The New Jersey Division of Gaming Enforcement said this week it had reopened talks with Nevada about online poker liquidity sharing and that it’s also eager to pool its players with Pennsylvania if that state opts to regulate online gaming, as expected.
Speaking to Global Gaming Business, the division’s director David Rebuck admitted, however, that there remained a possible snag to its ambitions.
“If those states will not allow their gaming servers for online gaming to be here, we really are kind of stuck, unless there is a legislative change,” he said. “We’re not in a very strong position to effectuate liquidity with those restrictions.”
Under New Jersey gaming law, only licensed online operators that have servers based specifically in Atlantic City are permitted to offer their services to New Jersey residents.
UK Talks Break Down
It’s for this reason that the possibility of sharing player pools with the UK and other nation states was now off the table, he added.
Rebuck announced in June last year that the DGE had secured an “agreement in principle” with the UK Gambling Commission to share player pools between the two countries. They were “very serious,” he said, adding that the agreement would lead to a “massive increase” in liquidity for New Jersey’s online poker operators.
“We just couldn’t pull it off,” Rebuck confessed to Global Gaming Business. “Our law is very restricted in that the gaming servers, the actual gaming servers that allow for the outcome of the game to be determined, have to be in Atlantic City, and that’s just not a business model that they were willing to adopt.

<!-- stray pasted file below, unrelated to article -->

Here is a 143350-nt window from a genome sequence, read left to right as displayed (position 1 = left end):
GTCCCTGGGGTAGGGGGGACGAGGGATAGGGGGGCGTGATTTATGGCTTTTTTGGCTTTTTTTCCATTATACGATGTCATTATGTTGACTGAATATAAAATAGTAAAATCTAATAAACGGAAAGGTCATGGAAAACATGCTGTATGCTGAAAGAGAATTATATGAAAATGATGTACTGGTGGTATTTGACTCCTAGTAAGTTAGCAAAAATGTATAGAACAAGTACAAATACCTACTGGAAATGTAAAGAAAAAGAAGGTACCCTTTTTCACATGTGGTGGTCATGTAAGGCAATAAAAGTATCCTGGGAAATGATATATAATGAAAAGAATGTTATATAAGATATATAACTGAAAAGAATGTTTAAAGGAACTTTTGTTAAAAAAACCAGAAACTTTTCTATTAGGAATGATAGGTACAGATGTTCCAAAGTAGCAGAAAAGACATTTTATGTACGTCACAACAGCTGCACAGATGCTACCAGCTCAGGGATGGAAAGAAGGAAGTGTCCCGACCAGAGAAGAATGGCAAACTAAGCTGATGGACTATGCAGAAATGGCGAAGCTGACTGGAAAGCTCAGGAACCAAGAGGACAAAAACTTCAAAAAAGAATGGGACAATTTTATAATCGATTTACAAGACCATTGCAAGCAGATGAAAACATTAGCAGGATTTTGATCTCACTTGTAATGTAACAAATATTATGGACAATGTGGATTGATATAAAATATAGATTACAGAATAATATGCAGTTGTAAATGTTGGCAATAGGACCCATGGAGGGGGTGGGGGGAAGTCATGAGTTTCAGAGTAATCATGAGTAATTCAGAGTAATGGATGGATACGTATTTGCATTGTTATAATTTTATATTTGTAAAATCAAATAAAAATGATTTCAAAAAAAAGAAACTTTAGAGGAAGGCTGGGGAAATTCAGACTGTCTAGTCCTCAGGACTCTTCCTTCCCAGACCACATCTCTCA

“There are a lot of factors involved in online gaming, and it’s just not a matter of flipping a switch and saying, ‘we’re going to turn on the Internet today.’ ”
Poker at Rock Bottom
It would also have required UK players to forgo playing in the vast international pool on sites like PokerStars.com in order to share liquidity with a stuttering fledgling market with a population of less than 9 million instead. We’re not sure the UK was getting a great deal.
Thorny issues surrounding online poker aside, Rebuck was far more upbeat about the state’s online casino gaming sector. While poker hit an all-time low in June, partly due its liquidity problems, casino continues to reach new highs.
He was also optimistic that New Jersey’s online gambling sector would receive a huge boost if the Supreme Court rules in favour of the state in its bid to offer legalize sports betting within its borders.
Sports betting is “ripe for online play,” Rebuck promised.